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#40 CTphpnwb  Icon User is online

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Re: The Degradation of the Student

Posted 23 September 2012 - 09:34 AM

View PostKYA, on 23 September 2012 - 12:49 AM, said:

Seriously though, we as a country, over the last 100 years especially, have transitioned from a society that actually makes stuff to a service oriented culture. We sell intellectual expertise.

True, and it's ironic that it's the "conservatives" in this country who think that's a desirable transition at the same time that they discourage education. How can anyone think the path to prosperity is to ship manufacturing jobs (and give tax breaks to do it!) out of the country while at the same time advocating cuts to public education? Where do they think this "intellectual expertise" is going to come from?

Another thing that *boggle's my mind is the conservative viewpoint on teachers in general. They blame them for student failures at the same time they cut education budgets, but isn't that to be an expected outcome of the "free market"? Don't the rules of supply and demand suggest that if you supply a lower income there will be less demand for the job? Doesn't it naturally follow that with less demand for the job you have fewer and less qualified candidates to choose from? And isn't it to be expected that the more qualified candidates would take higher paying jobs in other fields?

*Not really, I do recognize that they're being less than honest. They want to kill education to keep the masses stupid and voting for them, so they cut spending and then use the poorer results to justify further cuts. It isn't mind boggling. It's sleazy and anti-American.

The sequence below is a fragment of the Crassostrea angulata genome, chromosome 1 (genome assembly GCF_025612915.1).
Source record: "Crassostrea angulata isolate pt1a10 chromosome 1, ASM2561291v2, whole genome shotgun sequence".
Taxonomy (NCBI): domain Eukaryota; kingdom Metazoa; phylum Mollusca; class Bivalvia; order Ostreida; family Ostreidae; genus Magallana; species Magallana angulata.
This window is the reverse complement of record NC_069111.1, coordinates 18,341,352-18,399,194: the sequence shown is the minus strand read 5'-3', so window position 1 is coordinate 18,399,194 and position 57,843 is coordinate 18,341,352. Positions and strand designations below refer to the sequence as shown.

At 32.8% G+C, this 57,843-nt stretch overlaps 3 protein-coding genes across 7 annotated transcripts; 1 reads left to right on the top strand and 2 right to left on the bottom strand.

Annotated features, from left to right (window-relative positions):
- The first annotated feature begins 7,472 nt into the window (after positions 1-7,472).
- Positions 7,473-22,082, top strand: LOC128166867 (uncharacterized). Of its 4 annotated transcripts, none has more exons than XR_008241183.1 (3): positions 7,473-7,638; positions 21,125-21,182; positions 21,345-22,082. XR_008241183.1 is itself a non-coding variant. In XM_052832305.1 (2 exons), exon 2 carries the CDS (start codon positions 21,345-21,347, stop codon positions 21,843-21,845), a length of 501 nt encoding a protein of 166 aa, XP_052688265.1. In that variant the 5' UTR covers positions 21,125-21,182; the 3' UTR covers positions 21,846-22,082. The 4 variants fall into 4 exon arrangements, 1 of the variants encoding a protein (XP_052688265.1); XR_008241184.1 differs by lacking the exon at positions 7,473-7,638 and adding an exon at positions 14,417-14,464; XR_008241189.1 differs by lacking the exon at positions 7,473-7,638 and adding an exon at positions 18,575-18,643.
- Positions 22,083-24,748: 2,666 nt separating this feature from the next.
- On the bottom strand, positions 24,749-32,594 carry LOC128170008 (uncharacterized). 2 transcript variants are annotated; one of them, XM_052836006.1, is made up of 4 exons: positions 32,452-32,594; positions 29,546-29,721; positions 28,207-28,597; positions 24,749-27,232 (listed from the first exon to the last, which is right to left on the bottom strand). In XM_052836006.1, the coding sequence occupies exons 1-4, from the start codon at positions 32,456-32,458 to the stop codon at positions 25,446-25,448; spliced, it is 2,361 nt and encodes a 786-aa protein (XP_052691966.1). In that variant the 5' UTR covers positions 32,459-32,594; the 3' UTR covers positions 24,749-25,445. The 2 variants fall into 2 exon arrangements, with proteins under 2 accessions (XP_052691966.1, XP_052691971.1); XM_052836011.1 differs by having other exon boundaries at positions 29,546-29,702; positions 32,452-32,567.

This post has been edited by CTphpnwb: 23 September 2012 - 09:35 AM

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#41 macosxnerd101  Icon User is online

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Re: The Degradation of the Student

Posted 23 September 2012 - 12:56 PM

Quote

I dont believe conservatives dont think, but rather, that they have prefered people stay out of academia, and one way to accomplish that is to try and spread cynicism towards academics, which contributes to anti-intellectual viewpoints.

Can you cite this? A lot of this sounds like a giant conspiracy theory to me. I don't give politicians enough credit to be organized enough to enact a conspiracy successfully.

Quote

The reason conservative republicans have preferred that people stay out of academia is because academics or people with at least bachelors degrees tend to vote democratic. Republicans need votes, but they also seek to see less people vote, which is why they often oppose motor voter registration, and they want voter id laws. The less people who vote, the better off their chances of winning an election, the less people who goto college, the better off their chances are.

Again, this requires a citation. Given how close the last two presidential elections were, I don't think this is a fair assessment. And I would argue that voter ID laws come into play because we have a problem with illegal immigration. If you are a citizen of this country, you have the right to vote and should exercise it. What is wrong with requiring people to show photo ID to prevent voter fraud?

Also, why would Republicans shy away from people with college degrees in favor of those without them? Stereotypically, fairly wealthy, college educated, working class people tend to vote Republican based on fiscal issues.

Quote

"You cant do much without thinking" means you cant do many successful things with out thinking first. If communism is your example, then it proves my point,

You and I both agree here then. I did implore other examples such as mindless jobs, where people can still earn a living. Not a lot of thinking is involved with data entry.